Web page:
Eoghan Ó hArgáin: Dealing with price gouging during a pandemic



Eoghan Ó hArgáin
Eoghan Ó hArgáin

Eoghan Ó hArgáin, associate and head of the EU, competition and regulated markets team at Eugene F. Collins, explores what measures may be taken under Irish law in response to reports of “price gouging”.

Following the outbreak of COVID-19 there have been reports of hand sanitisers and face masks selling at significantly higher retail prices than before the outbreak. This has led to accusations of “price gouging” and has caused some politicians to call on the Government to “cap” the prices of those products. So, what are the possible mechanisms under Irish law to counter “price gouging”?

Investigating excessive pricing as an abuse of a dominant position

If a dominant company is suspected of charging excessively high prices, the Irish competition authority, the Competition and Consumer Protection Commission (CCPC), may open an investigation into excessive pricing as an abuse of a dominant position under Section 5 of the Competition Act 2002 (as amended) or Article 102 of the Treaty on the Functioning of the European Union (“TFEU”).

Competition authorities in a number of EU member states have reportedly opened investigations into excessive pricing practices in the wake of the COVID-19 outbreak, namely:

  • in Italy (relating to the marketing of hand sanitizers and disposable masks); and
  • in Poland (regarding the supply of personal protective equipment to hospitals).

However, excessive pricing cases are challenging because even if the competition authority establishes the first pre-condition that the undertaking in question is in a dominant position, it will face the potentially difficult task of setting a benchmark price against which the actual price may be compared in order to assess whether the gap between the actual price and the benchmark price is excessive. Furthermore, remedying excessive prices will typically require that the competition authority becomes a price regulator (something most competition authorities are keen to avoid) or the lowering of barriers to entry (something which may be difficult to achieve.)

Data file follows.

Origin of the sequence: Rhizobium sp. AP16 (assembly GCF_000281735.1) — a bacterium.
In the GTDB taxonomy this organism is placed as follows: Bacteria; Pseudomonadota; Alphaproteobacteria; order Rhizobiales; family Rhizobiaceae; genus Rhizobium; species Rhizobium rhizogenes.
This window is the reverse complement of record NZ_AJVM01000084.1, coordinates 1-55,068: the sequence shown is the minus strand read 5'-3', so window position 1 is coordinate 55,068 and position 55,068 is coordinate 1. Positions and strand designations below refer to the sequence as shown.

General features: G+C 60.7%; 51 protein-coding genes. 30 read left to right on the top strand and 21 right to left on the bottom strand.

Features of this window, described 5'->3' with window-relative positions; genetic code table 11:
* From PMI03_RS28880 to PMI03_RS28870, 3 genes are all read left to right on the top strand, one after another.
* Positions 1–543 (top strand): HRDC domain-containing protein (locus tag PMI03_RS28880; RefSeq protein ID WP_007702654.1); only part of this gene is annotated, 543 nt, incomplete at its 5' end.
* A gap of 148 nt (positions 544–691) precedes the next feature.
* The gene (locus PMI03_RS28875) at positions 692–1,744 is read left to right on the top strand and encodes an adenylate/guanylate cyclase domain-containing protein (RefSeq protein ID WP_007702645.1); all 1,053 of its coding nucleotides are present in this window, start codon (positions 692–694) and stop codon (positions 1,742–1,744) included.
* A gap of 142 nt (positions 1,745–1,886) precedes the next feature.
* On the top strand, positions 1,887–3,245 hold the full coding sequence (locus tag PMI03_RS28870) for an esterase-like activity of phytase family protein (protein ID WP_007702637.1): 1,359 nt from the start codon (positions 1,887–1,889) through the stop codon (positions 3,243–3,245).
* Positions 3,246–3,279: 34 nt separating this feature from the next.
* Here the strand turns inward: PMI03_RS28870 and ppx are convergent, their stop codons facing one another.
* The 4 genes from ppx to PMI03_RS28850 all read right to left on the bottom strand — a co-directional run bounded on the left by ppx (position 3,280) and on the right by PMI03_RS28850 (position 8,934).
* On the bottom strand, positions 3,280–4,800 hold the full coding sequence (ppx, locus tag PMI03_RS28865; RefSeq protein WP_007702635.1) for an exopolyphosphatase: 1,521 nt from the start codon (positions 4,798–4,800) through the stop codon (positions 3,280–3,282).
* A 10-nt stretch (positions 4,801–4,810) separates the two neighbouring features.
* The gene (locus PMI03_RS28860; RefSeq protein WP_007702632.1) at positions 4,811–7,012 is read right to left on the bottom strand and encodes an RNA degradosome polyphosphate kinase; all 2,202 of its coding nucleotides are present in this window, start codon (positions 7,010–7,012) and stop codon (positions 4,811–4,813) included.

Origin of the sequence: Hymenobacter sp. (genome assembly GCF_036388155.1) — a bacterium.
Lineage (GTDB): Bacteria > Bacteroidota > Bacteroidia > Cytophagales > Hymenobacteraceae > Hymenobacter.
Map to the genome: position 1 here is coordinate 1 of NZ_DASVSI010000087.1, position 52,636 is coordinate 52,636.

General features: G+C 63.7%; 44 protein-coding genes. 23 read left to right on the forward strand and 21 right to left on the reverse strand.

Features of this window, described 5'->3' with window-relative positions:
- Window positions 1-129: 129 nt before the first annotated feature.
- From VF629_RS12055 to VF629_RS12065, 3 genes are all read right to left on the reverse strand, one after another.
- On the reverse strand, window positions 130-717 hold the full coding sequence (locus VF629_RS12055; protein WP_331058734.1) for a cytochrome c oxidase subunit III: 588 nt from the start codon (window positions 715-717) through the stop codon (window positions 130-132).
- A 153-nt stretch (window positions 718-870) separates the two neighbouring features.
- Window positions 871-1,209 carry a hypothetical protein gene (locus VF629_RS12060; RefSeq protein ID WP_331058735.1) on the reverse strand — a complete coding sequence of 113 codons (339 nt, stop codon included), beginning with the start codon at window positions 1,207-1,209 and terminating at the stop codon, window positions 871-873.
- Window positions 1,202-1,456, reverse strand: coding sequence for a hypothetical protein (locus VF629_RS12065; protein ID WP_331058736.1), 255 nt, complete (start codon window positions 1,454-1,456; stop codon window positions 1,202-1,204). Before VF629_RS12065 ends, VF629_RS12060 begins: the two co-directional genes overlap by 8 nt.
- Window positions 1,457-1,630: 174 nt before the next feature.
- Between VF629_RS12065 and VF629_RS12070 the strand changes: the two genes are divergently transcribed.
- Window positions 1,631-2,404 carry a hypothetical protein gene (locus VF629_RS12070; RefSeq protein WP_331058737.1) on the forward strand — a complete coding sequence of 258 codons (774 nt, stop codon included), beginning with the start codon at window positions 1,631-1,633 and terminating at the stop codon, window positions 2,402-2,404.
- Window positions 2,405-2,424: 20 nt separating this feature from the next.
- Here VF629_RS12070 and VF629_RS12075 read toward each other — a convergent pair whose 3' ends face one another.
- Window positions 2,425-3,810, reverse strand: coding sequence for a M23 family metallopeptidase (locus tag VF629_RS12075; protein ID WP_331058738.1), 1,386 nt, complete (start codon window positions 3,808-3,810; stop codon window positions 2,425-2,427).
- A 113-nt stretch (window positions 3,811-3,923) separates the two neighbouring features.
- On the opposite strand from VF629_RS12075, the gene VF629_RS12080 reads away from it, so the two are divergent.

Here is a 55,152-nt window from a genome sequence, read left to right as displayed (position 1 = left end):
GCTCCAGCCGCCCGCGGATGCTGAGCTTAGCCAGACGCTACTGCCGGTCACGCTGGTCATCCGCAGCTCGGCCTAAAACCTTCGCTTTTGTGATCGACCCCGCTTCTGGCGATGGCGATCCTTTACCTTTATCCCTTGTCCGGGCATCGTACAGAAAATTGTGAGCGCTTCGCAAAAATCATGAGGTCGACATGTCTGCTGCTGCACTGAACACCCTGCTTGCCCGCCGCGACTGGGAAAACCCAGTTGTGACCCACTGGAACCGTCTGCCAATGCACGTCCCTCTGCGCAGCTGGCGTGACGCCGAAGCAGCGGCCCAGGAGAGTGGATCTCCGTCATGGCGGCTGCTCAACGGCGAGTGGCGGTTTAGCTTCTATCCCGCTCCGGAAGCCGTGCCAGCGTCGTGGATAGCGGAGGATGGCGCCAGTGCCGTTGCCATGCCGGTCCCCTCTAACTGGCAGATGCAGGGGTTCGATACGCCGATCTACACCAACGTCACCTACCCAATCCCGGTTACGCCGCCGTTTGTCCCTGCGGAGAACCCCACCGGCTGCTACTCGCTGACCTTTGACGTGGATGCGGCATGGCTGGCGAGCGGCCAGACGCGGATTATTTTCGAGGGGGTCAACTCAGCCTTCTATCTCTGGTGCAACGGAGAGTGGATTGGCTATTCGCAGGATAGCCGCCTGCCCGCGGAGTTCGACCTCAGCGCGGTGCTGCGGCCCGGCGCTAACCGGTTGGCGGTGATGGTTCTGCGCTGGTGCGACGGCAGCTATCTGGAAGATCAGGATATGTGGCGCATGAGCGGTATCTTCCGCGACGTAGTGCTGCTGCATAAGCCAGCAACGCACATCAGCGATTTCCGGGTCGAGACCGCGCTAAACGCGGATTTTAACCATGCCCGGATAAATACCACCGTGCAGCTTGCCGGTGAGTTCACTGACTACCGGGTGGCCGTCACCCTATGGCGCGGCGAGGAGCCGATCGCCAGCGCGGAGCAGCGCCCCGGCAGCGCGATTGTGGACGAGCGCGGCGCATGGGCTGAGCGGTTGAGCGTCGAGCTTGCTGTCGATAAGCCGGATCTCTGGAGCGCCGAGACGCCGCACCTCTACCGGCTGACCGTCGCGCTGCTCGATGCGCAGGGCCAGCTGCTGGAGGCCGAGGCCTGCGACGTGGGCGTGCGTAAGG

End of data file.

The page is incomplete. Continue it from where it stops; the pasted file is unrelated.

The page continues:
Excessive pricing has previously been addressed by the CCPC in two 2005 enforcement decisions, neither of which led to a finding of a breach of competition law: Greenstar (in relation to household waste collection charges) and Ticketmaster (in relation to booking fees).

Investigating whether there has been an anti-competitive agreement

Collusion by competitors leads to lower output of products and higher prices than under more effective competition. If competing firms are suspected of colluding, for example by engaging in price fixing, market sharing or limiting production, the CCPC may open an investigation into whether there has been an anti-competitive agreement in breach of Section 4 of the Competition Act, or Article 101 TFEU.

Investigations into collusion are challenging because they typically may involve whistle-blower evidence, carrying out dawn raids, seizing and reviewing copies of large quantities of physical and electronic evidence, carrying out investigative interviews and witness summons procedures. Furthermore, such cases are criminally prosecuted in Ireland by the Director of Public Prosecutions, which necessitates overcoming the criminal standard of proof of ‘beyond reasonable doubt’.